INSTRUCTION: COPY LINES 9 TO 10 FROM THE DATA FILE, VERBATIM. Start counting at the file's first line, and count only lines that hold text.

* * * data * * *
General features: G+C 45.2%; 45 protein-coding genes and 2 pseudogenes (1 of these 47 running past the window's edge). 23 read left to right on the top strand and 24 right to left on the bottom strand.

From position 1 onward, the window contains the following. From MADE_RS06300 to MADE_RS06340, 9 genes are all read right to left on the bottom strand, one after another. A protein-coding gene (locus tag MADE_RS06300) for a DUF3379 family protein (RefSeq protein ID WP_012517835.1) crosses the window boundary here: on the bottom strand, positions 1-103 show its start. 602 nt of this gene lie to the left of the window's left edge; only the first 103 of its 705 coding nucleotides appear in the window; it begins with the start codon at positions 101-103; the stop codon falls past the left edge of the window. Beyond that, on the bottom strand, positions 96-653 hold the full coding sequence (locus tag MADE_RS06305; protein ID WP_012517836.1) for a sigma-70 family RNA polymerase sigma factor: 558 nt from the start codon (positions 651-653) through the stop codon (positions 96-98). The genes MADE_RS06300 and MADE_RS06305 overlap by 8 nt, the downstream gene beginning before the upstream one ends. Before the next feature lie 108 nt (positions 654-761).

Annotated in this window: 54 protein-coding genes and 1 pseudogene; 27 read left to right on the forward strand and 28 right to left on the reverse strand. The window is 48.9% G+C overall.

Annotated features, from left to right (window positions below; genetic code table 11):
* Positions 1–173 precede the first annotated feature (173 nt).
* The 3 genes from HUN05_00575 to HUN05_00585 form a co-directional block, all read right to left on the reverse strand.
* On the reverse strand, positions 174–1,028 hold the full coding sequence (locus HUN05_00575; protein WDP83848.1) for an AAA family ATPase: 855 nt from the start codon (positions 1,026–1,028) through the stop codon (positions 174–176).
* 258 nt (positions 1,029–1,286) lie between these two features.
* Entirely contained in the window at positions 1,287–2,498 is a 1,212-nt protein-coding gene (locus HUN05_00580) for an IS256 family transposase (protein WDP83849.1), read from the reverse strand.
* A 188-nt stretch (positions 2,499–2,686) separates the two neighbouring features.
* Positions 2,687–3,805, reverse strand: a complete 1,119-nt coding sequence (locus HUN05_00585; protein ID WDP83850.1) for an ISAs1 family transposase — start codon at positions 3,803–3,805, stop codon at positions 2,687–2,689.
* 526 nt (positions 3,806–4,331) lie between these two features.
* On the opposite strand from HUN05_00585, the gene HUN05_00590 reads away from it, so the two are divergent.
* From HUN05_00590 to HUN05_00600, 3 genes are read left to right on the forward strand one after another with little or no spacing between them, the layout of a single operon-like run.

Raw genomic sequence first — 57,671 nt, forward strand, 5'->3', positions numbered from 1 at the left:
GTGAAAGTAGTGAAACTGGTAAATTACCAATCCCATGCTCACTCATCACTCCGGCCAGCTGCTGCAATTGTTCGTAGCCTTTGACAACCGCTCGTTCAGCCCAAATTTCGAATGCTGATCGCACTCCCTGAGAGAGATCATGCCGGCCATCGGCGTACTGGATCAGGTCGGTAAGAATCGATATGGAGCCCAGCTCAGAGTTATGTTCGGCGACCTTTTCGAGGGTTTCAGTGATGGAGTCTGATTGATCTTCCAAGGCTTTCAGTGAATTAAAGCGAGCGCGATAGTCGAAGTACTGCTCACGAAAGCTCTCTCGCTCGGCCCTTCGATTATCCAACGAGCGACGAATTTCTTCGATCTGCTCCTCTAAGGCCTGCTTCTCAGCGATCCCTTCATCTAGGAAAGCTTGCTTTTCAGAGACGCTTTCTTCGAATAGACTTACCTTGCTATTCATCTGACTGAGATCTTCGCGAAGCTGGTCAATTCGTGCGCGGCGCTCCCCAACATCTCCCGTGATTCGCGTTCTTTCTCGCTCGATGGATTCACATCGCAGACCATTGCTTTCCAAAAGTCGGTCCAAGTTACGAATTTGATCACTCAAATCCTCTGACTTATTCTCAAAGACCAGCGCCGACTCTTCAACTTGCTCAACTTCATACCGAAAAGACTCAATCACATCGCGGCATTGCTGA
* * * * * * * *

* Entirely contained in the window at positions 1,287–2,498 is a 1,212-nt protein-coding gene (locus HUN05_00580) for an IS256 family transposase (protein WDP83849.1), read from the reverse strand.
* A 188-nt stretch (positions 2,499–2,686) separates the two neighbouring features.